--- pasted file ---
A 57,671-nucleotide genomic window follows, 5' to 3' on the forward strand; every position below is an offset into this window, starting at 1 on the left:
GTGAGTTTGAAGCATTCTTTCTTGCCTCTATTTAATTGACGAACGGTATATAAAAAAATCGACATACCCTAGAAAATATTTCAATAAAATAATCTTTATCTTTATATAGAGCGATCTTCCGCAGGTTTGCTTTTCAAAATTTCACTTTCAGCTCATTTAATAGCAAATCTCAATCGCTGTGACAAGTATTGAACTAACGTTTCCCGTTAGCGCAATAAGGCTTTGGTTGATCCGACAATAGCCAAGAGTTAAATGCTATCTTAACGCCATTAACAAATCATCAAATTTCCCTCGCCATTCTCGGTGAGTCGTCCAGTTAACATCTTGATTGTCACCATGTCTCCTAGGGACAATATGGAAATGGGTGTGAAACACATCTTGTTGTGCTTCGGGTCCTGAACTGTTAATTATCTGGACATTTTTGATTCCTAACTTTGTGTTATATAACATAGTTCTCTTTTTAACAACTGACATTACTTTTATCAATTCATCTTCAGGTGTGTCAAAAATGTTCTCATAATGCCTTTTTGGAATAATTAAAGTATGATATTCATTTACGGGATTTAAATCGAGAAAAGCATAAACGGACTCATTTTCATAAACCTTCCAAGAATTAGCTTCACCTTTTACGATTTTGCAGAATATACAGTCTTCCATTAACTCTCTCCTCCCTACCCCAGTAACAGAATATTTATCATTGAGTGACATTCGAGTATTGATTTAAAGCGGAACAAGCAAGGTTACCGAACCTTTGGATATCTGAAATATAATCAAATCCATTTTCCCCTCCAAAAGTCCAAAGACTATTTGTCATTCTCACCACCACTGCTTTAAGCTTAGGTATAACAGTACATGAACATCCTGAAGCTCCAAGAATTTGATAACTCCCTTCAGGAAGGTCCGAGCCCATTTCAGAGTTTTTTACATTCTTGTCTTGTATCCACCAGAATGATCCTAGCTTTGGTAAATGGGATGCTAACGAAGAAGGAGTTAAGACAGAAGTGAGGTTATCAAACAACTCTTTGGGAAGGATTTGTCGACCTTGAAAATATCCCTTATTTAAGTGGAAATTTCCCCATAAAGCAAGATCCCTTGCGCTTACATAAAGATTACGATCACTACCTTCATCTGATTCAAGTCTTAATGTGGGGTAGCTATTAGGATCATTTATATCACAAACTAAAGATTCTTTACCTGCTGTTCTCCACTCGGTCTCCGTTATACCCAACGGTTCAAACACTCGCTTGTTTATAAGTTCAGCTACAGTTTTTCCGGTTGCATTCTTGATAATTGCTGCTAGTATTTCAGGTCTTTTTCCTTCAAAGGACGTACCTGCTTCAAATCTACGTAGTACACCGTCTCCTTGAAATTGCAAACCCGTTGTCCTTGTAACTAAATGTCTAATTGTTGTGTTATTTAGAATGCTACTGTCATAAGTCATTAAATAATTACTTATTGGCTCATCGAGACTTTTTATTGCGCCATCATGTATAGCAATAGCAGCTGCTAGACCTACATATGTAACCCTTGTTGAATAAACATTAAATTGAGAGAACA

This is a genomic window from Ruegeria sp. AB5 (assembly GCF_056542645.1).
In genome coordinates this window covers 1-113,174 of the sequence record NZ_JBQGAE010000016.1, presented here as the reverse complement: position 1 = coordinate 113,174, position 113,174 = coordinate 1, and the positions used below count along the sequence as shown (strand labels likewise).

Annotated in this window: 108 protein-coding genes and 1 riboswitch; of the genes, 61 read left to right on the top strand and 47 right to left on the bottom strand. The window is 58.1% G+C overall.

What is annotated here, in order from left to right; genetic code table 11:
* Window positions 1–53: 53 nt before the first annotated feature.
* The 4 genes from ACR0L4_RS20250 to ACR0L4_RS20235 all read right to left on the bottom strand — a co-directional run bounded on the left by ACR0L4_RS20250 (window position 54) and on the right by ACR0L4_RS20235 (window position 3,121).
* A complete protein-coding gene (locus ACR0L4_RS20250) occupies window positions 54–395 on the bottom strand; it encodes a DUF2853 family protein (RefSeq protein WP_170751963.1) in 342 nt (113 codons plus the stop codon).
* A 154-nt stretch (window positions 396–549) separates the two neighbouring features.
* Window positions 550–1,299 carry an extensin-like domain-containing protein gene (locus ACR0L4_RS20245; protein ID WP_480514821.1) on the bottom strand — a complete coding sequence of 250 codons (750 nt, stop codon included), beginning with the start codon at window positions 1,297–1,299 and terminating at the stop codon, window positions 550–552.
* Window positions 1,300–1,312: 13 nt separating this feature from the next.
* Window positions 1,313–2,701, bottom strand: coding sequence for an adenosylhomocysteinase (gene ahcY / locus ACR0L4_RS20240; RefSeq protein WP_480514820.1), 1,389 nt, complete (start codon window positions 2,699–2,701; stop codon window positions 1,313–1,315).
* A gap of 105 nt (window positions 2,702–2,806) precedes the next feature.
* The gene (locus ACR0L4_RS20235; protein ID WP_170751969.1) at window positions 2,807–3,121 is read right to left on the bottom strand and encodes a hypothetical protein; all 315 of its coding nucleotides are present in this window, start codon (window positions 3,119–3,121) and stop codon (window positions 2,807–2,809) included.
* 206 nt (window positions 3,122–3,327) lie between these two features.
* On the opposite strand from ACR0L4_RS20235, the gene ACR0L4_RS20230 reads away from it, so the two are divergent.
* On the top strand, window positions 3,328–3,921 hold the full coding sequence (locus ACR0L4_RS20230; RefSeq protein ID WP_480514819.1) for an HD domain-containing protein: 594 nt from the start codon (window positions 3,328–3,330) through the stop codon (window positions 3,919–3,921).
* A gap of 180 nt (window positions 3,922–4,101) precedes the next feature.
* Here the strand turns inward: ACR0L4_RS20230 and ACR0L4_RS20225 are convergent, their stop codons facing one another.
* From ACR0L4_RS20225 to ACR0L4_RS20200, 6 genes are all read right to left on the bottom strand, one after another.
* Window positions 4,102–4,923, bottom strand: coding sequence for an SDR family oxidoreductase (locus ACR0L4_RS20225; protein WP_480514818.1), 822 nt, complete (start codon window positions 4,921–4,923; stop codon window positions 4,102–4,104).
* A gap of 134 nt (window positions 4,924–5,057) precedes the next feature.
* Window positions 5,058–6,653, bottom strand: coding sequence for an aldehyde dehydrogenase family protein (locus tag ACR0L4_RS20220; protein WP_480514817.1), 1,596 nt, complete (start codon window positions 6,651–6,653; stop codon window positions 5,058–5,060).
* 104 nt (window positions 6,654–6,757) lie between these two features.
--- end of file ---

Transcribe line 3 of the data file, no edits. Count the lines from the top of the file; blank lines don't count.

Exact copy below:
This is a genomic window from Ruegeria sp. AB5 (assembly GCF_056542645.1).